Room XXIV was clearly different from room XX. It was not packed, the seating arrangement was “ordinary” and there were no security guards manning the doors. This event, in a certain sense, felt more public than the UPR in terms of accessibility. Inside, however, there were only thirteen people- two officials from the Indian Mission to the UN, five panelists, five people who were friends of the panelists, another student and me. The panel had two Western Saharan Africans and three Indians (all of whom I had met earlier during the day). As the discussion proceeded, I noticed that quite often, the eyes of the Western Saharan African panelists were fixated on the four of us-the two Indian officials, the other student and me. Half an hour into the discussion, the officials left. A gentleman who was part of the Indian entourage walked up to me, during the talk, and handed me his business card; after which he went back to his seat. Compared to the UPR session I had attended earlier, the language here was informal, passionate and non-neutral. When I turned around to observe a largely empty space, I noticed that the person who had given me his business card earlier had fallen asleep amidst the discussion. The panel discussion ended a little before schedule. And, as I rose to head back, the Western Saharan African panelists came up to me and asked me if I agreed with the narrative of India that the other panelists presented. In as neutral a way as possible I answered. One of the two women, then proceeded to speak about how the UN plays a very key role in defending the rights of people and human rights defenders. She continued to speak about the situations in Western Saharan Africa and India, state violence and how the UN needed to play a larger role in listening to not just the voices from the field but also to human right defenders who were being persecuted. Fifteen minutes into the conversation, my acquaintance asked me if I intended to go back to the Institute. It was then that the lady said, “Ah! I thought you were also an official, like the other two men!”. In a subtle way I asked her what made her think I was an official, she merely pointed her hand at me and suggested it was the way I dressed: I was more in sync with the two officials who had come to listen to the talk than the others in the room. The networks that I established and the conversations I had, seemed to have been a product of an avenue my attire had created. It once again confirmed an important aspect of negotiations and lobbying: various delegates observe people like ethnographers and perceive performances of identity. Negotiations and lobbying, therefore, were not at random but were a carefully thought out processes where modes of interaction and speech largely reflected how people perceived the other.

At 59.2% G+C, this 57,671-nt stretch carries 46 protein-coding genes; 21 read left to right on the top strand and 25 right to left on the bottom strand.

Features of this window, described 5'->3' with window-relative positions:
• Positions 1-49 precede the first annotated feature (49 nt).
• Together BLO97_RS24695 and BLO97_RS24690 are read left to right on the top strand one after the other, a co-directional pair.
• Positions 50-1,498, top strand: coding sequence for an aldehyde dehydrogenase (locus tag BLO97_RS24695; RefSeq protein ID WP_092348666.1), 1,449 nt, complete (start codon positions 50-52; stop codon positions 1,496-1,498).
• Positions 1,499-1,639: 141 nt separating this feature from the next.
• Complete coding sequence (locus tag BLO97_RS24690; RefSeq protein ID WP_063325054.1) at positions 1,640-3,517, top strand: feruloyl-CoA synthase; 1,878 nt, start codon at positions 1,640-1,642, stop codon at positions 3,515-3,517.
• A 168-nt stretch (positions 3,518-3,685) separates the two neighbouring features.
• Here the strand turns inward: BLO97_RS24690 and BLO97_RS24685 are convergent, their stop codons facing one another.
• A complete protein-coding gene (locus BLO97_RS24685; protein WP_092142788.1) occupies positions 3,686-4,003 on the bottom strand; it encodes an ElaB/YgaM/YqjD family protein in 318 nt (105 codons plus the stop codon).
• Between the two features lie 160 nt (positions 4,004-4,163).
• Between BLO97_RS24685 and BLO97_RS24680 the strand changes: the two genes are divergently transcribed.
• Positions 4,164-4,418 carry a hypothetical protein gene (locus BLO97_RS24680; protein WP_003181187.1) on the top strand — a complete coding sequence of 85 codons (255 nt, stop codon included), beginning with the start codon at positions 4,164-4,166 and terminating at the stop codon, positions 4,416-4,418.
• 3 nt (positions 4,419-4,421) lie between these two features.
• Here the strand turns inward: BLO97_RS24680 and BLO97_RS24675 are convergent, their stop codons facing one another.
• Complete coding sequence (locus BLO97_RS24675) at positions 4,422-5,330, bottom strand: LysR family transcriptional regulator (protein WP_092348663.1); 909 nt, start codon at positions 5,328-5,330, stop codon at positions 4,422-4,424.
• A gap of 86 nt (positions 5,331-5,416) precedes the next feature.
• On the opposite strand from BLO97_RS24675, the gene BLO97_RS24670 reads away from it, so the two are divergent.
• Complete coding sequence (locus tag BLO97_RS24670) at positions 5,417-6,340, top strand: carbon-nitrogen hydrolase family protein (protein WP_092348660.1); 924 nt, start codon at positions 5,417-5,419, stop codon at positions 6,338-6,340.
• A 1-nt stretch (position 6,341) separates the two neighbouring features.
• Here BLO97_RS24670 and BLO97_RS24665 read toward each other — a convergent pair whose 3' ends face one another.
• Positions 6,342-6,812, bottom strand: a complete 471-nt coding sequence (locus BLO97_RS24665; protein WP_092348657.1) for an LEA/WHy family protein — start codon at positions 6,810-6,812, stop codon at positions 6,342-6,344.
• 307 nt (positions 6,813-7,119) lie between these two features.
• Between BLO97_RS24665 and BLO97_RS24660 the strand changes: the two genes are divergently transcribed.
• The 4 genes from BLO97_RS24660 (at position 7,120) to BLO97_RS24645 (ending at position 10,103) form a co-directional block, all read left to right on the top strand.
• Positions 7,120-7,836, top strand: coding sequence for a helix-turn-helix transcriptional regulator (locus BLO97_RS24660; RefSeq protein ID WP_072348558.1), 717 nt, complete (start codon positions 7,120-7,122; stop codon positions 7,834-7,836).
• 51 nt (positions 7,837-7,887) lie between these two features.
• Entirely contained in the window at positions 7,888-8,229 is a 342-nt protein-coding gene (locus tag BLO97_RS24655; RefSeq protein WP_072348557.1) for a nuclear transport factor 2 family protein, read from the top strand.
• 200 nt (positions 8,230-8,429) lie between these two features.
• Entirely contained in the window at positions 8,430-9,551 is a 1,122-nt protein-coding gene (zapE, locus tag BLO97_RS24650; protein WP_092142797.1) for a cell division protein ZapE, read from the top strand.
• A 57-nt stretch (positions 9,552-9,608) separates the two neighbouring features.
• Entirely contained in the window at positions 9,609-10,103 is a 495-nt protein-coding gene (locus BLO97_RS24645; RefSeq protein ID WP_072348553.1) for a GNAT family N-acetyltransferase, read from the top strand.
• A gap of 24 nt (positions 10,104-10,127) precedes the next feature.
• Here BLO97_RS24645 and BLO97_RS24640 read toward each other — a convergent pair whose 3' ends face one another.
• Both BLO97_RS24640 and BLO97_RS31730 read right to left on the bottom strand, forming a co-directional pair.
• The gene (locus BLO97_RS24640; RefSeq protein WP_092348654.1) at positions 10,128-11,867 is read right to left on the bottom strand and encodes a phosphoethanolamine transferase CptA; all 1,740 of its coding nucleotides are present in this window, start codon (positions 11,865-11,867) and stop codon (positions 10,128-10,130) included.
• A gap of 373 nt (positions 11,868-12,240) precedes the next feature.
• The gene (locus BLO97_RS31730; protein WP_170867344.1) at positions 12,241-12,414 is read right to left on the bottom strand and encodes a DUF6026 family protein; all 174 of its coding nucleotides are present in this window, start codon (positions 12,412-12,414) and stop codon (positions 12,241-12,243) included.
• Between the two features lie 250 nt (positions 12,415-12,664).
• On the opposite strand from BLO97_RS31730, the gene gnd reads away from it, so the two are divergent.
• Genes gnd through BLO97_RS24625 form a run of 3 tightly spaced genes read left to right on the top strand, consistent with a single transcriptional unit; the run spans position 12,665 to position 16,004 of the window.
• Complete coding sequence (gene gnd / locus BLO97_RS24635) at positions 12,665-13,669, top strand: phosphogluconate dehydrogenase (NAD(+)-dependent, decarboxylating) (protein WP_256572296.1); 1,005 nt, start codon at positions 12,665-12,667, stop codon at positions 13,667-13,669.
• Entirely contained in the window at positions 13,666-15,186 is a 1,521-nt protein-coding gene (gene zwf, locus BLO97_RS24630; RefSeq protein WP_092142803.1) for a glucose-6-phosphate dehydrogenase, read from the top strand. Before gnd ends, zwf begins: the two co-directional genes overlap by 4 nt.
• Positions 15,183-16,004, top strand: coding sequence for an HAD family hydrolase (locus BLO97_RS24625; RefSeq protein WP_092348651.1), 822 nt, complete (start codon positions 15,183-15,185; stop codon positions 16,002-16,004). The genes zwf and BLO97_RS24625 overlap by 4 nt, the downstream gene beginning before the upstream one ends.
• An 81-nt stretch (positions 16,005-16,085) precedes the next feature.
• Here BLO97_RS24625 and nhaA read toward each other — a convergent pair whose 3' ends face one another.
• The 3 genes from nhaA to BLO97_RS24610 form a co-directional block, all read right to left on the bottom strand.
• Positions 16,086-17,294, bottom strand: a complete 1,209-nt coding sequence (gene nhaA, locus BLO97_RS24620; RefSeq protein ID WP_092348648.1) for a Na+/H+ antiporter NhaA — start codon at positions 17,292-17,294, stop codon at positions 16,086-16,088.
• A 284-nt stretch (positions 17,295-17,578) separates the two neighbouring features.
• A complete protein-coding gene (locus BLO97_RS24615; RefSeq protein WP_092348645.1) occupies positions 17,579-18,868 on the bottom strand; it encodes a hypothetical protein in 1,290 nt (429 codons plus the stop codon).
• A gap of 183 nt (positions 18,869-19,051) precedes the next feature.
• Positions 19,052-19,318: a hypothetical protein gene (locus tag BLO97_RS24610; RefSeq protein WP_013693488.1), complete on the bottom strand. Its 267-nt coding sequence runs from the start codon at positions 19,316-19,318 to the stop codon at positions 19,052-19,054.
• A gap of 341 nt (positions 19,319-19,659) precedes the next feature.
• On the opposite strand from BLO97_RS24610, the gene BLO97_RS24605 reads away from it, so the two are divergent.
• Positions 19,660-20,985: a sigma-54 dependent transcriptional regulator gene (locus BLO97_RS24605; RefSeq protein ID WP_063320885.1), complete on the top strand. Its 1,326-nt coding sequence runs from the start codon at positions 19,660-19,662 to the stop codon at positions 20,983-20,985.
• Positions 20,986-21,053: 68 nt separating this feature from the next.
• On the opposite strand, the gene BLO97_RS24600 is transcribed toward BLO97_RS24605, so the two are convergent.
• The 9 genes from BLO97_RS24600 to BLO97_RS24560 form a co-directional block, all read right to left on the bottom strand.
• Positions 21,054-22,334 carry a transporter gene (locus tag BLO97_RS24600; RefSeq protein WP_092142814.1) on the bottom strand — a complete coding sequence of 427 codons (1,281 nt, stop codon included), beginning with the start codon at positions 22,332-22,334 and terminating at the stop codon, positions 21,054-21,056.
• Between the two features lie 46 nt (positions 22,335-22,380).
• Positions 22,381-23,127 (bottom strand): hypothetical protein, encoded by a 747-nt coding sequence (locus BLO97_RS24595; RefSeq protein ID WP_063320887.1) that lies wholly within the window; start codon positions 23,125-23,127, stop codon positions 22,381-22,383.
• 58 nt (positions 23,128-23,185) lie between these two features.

The transformation of language and speech as one moved from Room XX to XXIV and the access attire gave me enabled me to understand how negotiations that occur at in-between spaces matter. Far from being ritualistic, like the UPR, the side events opened up spaces which were informal not just linguistically but also in terms of the audience who gathered. In the formal diplomatic world of the United Nations, a multitude of in-between spaces emerged where lobbying, discussions and networking were carried out by smaller actors who relied on their ability to “observe” people to successfully engage in claim-making. These informal spaces provided an opportunity to create a rupture in the UPR ritual where smaller actors sought to beat time limits that were set. The importance of attire as a marker of identity and a symbol of affiliation became glaringly clear and this had an impact on how small actors chose to “follow” people to lobby and negotiate. The interplay of language, speech and attire in building networks that created spaces for claim making not only pushes to rethink the role small non-state actors play but also forces one to consider if small non-state actors engage in subject formation by observing people and physical markers that perform their identity.
Bendix, Regina F. The Power of Perseverence : Exploring Negotiation Dynamics at the World Intellectual Property Organization. In The Gloss of Harmony : The Politics of Policymaking in International Organizations, ed. Birgit Müller. London, Pluto Press, 2013
Cowan, Jane K. and Julie Billaud. 2017. The ‘public’ character of the Universal Periodic Review: contested concept and methodological challenge. In Palaces of Hope : The Anthropology of Global Organizations. Cambridge : Cambridge University Press
Marcus, George E. 1995Ethnography in/of the World System: The Emergence of Multi-Sited Ethnography. Annual Review of Anthropology 24(1):95–117.